If the company has too much debt, creditors may fear liquidity issues in case the company’s cash flows fluctuate or something happens to the company.

To get a better perspective of a company’s solvency and capital structure, you should use the proprietary ratio along with other financial measures such as the net profit ratio, dividend payout ratio, and others.

Also, you should consider the company’s cash flow statements to see if there are one-time events or other events that may have impacted the proprietary ratio.

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## Proprietary Ratio Example

Let’s look at an example of a proprietary ratio to better understand the concept.

By looking at Company ABC’s financial statements, we can see that it has a shareholders’ equity of \$5,000,000.

Also, on its balance sheet, it is showing \$15,000,000 of assets.

Now, to calculate the proprietary ratio, we’ll need to take the company’s shareholders’ equity and divide it by its total assets.

In this example, the result is 33%.

This means that 33% of the company’s total assets have been funded by the company proprietors.

This ratio can be compared to competitors in the same industry, similar companies, or even look at trends over time.

If the company’s proprietary ratio is increasing over time, it means that the company is funding its business operations more and more through equity capital.

If the company’s proprietary ratio is low, investors and company stakeholders should further assess the company’s liquidity to see if the company presents solvency risks.

Recommended article: What is a retention ratio

## Takeaways

So there you have it folks!

What does the proprietary ratio mean?

In a nutshell, the proprietary ratio is a type of solvency ratio allowing investors and financial analysts to determine how much equity shareholders are contributing to the business.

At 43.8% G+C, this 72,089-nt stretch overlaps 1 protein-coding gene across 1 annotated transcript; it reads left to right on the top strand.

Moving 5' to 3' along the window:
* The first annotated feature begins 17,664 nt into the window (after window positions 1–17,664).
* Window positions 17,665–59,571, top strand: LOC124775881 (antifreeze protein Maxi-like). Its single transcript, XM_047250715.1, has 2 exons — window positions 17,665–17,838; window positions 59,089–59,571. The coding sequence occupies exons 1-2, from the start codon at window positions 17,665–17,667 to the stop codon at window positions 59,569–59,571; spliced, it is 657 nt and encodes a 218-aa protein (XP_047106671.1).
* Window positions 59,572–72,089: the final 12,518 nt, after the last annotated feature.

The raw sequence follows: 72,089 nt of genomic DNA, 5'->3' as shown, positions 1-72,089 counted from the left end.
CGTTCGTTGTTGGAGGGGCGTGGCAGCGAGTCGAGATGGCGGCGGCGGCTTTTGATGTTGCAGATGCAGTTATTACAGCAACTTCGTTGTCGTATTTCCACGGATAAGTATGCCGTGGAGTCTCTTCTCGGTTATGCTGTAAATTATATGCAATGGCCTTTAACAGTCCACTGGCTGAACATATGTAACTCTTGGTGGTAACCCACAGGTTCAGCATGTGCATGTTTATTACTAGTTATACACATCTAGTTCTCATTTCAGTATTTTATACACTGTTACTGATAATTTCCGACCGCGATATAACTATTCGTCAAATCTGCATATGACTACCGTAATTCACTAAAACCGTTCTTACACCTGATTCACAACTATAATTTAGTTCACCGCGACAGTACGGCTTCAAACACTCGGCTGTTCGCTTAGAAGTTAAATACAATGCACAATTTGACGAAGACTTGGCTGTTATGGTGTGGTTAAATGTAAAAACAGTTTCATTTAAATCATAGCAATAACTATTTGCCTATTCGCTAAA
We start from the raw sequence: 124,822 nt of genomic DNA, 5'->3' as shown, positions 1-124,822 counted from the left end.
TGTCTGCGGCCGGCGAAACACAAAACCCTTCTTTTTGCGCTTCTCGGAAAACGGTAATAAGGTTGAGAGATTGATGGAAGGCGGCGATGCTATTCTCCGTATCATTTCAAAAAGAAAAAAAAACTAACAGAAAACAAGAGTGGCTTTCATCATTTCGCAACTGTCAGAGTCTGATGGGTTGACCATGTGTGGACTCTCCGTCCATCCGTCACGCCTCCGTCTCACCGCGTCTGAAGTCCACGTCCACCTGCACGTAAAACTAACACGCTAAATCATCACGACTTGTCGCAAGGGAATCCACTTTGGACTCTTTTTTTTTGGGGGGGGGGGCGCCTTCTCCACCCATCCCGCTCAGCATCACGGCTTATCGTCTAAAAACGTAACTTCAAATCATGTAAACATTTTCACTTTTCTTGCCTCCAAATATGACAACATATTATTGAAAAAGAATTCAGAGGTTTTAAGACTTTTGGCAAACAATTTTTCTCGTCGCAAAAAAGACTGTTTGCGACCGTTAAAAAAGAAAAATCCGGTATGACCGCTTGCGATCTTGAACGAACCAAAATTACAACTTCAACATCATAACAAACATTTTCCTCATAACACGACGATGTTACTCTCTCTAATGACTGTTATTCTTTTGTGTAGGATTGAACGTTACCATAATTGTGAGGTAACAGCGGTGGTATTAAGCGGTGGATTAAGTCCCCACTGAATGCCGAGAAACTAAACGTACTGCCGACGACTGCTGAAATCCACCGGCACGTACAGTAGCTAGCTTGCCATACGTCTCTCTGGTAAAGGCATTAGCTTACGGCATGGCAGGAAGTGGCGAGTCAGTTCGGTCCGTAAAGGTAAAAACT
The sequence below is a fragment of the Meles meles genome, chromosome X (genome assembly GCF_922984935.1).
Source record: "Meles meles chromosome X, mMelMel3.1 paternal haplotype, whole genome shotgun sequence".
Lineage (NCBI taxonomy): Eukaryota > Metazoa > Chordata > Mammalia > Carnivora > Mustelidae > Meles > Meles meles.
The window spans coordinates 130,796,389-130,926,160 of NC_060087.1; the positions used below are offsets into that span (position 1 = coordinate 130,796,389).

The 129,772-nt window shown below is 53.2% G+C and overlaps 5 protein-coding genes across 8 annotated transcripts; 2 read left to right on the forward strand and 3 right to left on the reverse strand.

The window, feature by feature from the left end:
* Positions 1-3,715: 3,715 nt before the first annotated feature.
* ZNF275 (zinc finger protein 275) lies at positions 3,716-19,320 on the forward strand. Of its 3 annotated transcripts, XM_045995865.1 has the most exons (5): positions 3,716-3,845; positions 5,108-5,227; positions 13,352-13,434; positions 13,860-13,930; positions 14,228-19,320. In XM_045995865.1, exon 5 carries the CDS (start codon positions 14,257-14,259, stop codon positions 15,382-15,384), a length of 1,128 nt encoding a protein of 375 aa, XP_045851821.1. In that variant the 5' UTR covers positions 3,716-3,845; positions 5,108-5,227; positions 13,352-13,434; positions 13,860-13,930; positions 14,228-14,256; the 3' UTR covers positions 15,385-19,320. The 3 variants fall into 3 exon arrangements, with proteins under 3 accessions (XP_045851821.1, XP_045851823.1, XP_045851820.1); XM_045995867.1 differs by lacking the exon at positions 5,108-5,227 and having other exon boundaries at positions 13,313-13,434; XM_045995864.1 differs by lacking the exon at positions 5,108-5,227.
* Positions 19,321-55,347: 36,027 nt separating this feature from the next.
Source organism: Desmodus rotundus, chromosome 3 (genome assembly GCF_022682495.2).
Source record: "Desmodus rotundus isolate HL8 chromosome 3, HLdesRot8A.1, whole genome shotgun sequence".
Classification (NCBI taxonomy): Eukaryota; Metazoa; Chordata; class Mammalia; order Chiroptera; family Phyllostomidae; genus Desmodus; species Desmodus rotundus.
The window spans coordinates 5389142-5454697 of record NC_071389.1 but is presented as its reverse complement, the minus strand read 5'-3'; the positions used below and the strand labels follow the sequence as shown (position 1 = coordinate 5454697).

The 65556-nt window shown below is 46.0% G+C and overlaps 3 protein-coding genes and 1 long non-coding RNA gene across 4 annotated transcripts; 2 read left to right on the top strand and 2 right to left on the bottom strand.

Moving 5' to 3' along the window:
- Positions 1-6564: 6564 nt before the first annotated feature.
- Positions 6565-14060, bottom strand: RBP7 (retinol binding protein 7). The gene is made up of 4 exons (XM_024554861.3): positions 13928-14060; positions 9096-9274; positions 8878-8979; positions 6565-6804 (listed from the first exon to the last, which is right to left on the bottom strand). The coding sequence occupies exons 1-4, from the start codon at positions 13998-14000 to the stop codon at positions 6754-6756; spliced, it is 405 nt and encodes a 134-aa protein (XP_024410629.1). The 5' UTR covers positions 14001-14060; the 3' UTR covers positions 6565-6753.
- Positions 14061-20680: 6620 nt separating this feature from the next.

It is a solvency ratio as you are essentially measuring the strength of a company’s capital structure.

The proprietary ratio establishes the relationship between the funds provided by the “proprietors” and the company’s total assets.

A high proprietary ratio shows that a larger portion of the company’s assets is funded by equity shareholders and the company has a better solvency position (which is a favorable position for investors and creditors).

A low proprietary ratio shows that a larger portion of the company’s total assets is funded by debt thereby increasing the company’s default risk (which is not favorable for investors and creditors).

Now that you know what the proprietary ratio means and how it works, good luck with your research!

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Author

Amir K.
Hello Nation! I'm a lawyer by trade and an entrepreneur by spirit. I specialize in law, business, marketing, and technology (and I love it!). I'm also an expert SEO and content marketer. On this blog, I share my experience, knowledge, and provide you with golden nuggets of useful information. Enjoy! Feel free to connect with me on LinkedIn.